Monday, 23 February 2004


Check out Features #1.
Seven looong hours of either listening to annoying techno music with dodgy artists covering good songs mixed with repetitive beats or listening to Eminem sing about male body parts and where they get stuck into.


My temp job stints have led me to a shop called Minitoons, royal hangout place of the unique to Singapore Ah Lians.

On the up side, my colleagues are very nice girls. The shop is a stone’s throw from where I live and I get to practice my Chinese seeing that whenever I try to speak English to the customers, I either get looks of bewilderment or confusion.

Does not prevent my colleagues from calling me a potato…and I trust that it is not a reference to my body shape, but an allusion to the Caucasians’ choice of staple food.

Wednesday, 18 February 2004

Temping with Kelly Services (thanks Gail for letting me know about them) has brought me to work at strange places.

Have been at Woodbridge - Institute of Mental Health, for the last 2 days, and will probably continue to be there till the end of the week. Fortunately, it is not as Gail has thought - the heat has not driven me mad. Or other circumstances for that matter. I'm still mentally healthy. I think.

Dreadfully boring work though. Data entry. What else when it comes to temp jobs? And I think I'm going to suffer from repetitive strain injury soon.

This evening found me at an interview at the Social Development Unit (SDU - the government's attempt to encourage procreation amongst Singaporeans). Apparently I'm supposed to help encourage and convince businesses to organise events for singles. All part of the Romancing Singapore 2004 campaign. (And believe me, I have something to say about that too - honestly, Singaporeans need to be taught how to be romantic?!? But I'll leave that for another day.)

Whether I get the job is still uncertain since I'm required to work on Saturdays. They really want me on board though. So one wonders if they'll work some magic...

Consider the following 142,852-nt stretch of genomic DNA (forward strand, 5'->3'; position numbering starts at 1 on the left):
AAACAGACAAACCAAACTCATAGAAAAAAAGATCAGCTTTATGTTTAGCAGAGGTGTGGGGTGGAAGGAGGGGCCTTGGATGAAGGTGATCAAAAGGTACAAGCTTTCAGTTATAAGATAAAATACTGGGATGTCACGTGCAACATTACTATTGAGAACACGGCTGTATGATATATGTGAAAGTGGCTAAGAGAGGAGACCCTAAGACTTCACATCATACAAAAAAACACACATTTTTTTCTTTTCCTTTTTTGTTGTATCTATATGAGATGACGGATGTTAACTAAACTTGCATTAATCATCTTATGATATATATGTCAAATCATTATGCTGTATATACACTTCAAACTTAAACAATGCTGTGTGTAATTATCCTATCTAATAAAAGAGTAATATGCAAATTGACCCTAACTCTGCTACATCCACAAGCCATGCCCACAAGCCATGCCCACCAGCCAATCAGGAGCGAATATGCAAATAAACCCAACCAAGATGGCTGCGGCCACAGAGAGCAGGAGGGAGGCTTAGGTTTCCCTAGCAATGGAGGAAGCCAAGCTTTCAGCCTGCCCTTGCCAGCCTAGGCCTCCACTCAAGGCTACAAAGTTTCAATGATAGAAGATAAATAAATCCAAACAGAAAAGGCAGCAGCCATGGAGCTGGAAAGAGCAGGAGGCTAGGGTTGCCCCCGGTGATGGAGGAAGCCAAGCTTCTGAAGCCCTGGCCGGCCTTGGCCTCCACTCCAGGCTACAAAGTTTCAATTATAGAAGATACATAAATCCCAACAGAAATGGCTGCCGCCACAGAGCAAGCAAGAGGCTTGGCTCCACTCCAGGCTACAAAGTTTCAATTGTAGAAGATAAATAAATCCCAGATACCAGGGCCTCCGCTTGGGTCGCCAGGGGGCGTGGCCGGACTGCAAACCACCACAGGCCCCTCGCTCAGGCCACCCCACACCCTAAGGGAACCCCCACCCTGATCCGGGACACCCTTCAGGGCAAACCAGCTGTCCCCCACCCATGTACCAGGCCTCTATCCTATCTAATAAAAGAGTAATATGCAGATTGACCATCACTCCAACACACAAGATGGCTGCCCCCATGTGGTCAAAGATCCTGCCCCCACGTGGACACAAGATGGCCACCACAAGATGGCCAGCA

Friday, 13 February 2004

Weeks of unemployment is extremely bad for my mental health. Besides being bored to the brink of insanity, I am now beginning to question my point of existence.

I feel absolutely useless and can find no meaning to my life. Of course, before I cause all of you to panic, I am not suicidal. I’m just in a blasé mood because I have nothing to do.

It’s not just being unemployed that is doing it to me. It’s the whole point of working. I am just not entirely sure why I want to work for a corporation whose sole purpose is to maximise profit, horde up millions of dollars, at the expense of others.

Don’t get me wrong, I don’t hate money. In fact, you can give me all the money that you’ve got and I will thank you sweetly for it.

It’s just the point of it all.

We spend 8 to 9 hours a day slogging away, earning money, but all for a company that, besides promoting consumerism and materialism, is not doing anything to better the state of the world. Yes, it’s helping the economy, but somehow, I feel there’s got to be more to work than that.

I don’t want to work just to earn money. I want to work for something I believe in. I want to work for an organization that actually does something to help the world. I don’t want to promote inane and senseless things that does not help a person’s life. I want something more meaningful than that.

Then I realise that I have a BA in Communications. Mass media. Public Relations. Writing.

It’s all about consumerism. It’s not like a degree in Medicine, or Social Affairs or Development Studies. It’s about entertainment and in entertainment, it’s more like choosing between the devil and the deep blue sea than the simple choice of good and evil.

Can I actually find a job that I’m qualified in, and yet be able to contribute to a better world?

Tuesday, 10 February 2004

one cannot speak good English in Singapore anymore...

Went for an interview today and was told that I may have difficulty getting a job because of my accent.

Hello?!?! What accent? Any accent I have is a Singaporean one sans lahs and lehs...

No Aussie or Brit would ever claim me to be one of their own from hearing my accent. In fact, I'm recognised to be from Singapore because of the way I speak.

So what accent do I have?!?! And why am I discriminated simply because of the way that I speak???

Wednesday, 4 February 2004

Anyone familiar with the on goings of show business would readily recognise that February is a special month.